A 'resource allocator' for transcription based on a highly fragmented T7 RNA polymerase

Thomas H. Segall-Shapiro, Adam J. Meyer, Andrew D. Ellington, Eduardo D. Sontag, Christopher A. Voigt

    Research output: Contribution to journalArticlepeer-review

    139 Scopus citations

    Abstract

    Synthetic genetic systems share resources with the host, including machinery for transcription and translation. Phage RNA polymerases (RNAPs) decouple transcription from the host and generate high expression. However, they can exhibit toxicity and lack accessory proteins (σ factors and activators) that enable switching between different promoters and modulation of activity. Here, we show that T7 RNAP (883 amino acids) can be divided into four fragments that have to be co-expressed to function. The DNA-binding loop is encoded in a C-terminal 285-aa 'σ fragment', and fragments with different specificity can direct the remaining 601-aa 'core fragment' to different promoters. Using these parts, we have built a resource allocator that sets the core fragment concentration, which is then shared by multiple σ fragments. Adjusting the concentration of the core fragment sets the maximum transcriptional capacity available to a synthetic system. Further, positive and negative regulation is implemented using a 67-aa N-terminal 'α fragment' and a null (inactivated) σ fragment, respectively. The α fragment can be fused to recombinant proteins to make promoters responsive to their levels. These parts provide a toolbox to allocate transcriptional resources via different schemes, which we demonstrate by building a system which adjusts promoter activity to compensate for the difference in copy number of two plasmids.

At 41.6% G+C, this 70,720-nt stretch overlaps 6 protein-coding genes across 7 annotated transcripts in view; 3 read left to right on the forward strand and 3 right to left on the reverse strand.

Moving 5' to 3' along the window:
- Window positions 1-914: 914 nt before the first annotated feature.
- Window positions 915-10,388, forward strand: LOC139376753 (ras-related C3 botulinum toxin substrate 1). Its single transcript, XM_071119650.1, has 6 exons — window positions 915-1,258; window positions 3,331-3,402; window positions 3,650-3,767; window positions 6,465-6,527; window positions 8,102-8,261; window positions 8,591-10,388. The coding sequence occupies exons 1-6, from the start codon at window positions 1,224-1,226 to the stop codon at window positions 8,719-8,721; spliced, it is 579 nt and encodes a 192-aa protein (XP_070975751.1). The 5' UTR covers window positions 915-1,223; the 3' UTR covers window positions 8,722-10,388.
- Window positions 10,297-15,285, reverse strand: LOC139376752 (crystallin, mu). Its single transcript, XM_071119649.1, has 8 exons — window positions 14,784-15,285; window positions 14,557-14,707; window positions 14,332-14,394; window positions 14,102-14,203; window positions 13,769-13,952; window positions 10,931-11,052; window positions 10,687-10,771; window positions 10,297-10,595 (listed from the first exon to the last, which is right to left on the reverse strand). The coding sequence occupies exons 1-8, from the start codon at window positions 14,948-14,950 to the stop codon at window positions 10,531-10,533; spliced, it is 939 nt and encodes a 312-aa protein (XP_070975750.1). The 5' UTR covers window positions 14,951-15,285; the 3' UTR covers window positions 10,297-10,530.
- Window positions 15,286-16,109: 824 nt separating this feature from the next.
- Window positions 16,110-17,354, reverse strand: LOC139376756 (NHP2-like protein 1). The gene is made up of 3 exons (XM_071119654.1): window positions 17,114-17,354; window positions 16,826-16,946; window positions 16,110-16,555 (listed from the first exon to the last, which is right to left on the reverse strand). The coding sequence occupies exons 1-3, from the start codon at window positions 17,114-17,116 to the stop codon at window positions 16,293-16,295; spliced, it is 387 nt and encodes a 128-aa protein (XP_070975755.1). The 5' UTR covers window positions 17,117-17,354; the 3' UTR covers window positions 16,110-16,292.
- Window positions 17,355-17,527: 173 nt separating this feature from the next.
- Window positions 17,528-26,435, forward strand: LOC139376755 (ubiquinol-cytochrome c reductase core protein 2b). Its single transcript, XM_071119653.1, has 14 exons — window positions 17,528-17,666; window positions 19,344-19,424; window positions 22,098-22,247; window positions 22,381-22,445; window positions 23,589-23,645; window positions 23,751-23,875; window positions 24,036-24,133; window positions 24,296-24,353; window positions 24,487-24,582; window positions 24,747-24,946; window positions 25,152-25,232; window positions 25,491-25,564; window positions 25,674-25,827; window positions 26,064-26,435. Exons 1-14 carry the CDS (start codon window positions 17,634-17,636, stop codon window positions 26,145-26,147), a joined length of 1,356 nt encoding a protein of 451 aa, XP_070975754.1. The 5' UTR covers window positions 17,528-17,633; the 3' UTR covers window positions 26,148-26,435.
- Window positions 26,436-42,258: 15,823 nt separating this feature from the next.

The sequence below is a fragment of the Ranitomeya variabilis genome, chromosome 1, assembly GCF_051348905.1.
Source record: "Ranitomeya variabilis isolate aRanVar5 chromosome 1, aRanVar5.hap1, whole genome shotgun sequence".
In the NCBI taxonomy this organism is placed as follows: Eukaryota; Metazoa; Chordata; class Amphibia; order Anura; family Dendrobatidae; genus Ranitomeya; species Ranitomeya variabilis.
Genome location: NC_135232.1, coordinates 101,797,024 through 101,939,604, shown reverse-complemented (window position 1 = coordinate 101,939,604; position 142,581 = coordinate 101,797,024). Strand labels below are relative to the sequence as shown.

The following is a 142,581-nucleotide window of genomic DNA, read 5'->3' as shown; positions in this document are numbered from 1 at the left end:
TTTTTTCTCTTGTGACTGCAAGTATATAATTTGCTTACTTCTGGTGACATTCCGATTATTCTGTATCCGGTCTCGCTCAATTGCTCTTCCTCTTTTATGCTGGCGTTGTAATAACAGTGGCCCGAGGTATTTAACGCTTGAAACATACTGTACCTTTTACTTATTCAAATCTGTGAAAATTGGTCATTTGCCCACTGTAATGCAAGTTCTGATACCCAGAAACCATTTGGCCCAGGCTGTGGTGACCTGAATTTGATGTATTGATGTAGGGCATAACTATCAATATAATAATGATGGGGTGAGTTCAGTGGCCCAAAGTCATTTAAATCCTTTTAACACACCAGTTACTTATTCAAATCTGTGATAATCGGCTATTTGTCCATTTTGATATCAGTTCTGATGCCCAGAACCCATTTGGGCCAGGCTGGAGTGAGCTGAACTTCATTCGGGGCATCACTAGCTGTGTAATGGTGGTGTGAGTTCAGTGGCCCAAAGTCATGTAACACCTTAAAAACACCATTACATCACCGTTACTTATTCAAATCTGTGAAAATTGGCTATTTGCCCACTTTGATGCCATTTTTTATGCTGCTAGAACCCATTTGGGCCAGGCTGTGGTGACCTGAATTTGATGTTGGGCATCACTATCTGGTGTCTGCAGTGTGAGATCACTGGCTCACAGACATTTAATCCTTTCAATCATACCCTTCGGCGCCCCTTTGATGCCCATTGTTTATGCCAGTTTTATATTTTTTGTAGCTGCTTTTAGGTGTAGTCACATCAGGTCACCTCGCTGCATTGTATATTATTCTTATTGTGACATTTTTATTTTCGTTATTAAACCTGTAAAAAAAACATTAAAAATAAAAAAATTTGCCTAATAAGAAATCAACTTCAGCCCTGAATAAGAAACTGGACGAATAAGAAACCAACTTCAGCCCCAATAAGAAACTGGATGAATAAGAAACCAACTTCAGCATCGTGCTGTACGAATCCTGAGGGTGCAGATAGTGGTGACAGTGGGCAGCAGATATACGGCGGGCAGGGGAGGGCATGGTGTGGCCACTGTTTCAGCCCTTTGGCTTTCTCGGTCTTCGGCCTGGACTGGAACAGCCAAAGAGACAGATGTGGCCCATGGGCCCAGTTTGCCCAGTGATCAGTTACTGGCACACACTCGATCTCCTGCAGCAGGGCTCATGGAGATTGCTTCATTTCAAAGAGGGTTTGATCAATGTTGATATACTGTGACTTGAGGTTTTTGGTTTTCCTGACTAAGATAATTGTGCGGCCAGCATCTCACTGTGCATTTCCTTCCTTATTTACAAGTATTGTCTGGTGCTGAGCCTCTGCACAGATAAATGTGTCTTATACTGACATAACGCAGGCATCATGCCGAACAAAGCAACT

Original languageEnglish (US)
    Article number742
    JournalMolecular Systems Biology
    Volume10
    Issue number7
    DOIs
    StatePublished - Jul 2014

    Keywords

    • T7 RNA polymerase
    • genetic circuit
    • resource allocation
    • split protein
    • synthetic biology

    ASJC Scopus subject areas

    • Information Systems
    • Biochemistry, Genetics and Molecular Biology(all)
    • Immunology and Microbiology(all)
    • Agricultural and Biological Sciences(all)
    • Computational Theory and Mathematics
    • Applied Mathematics

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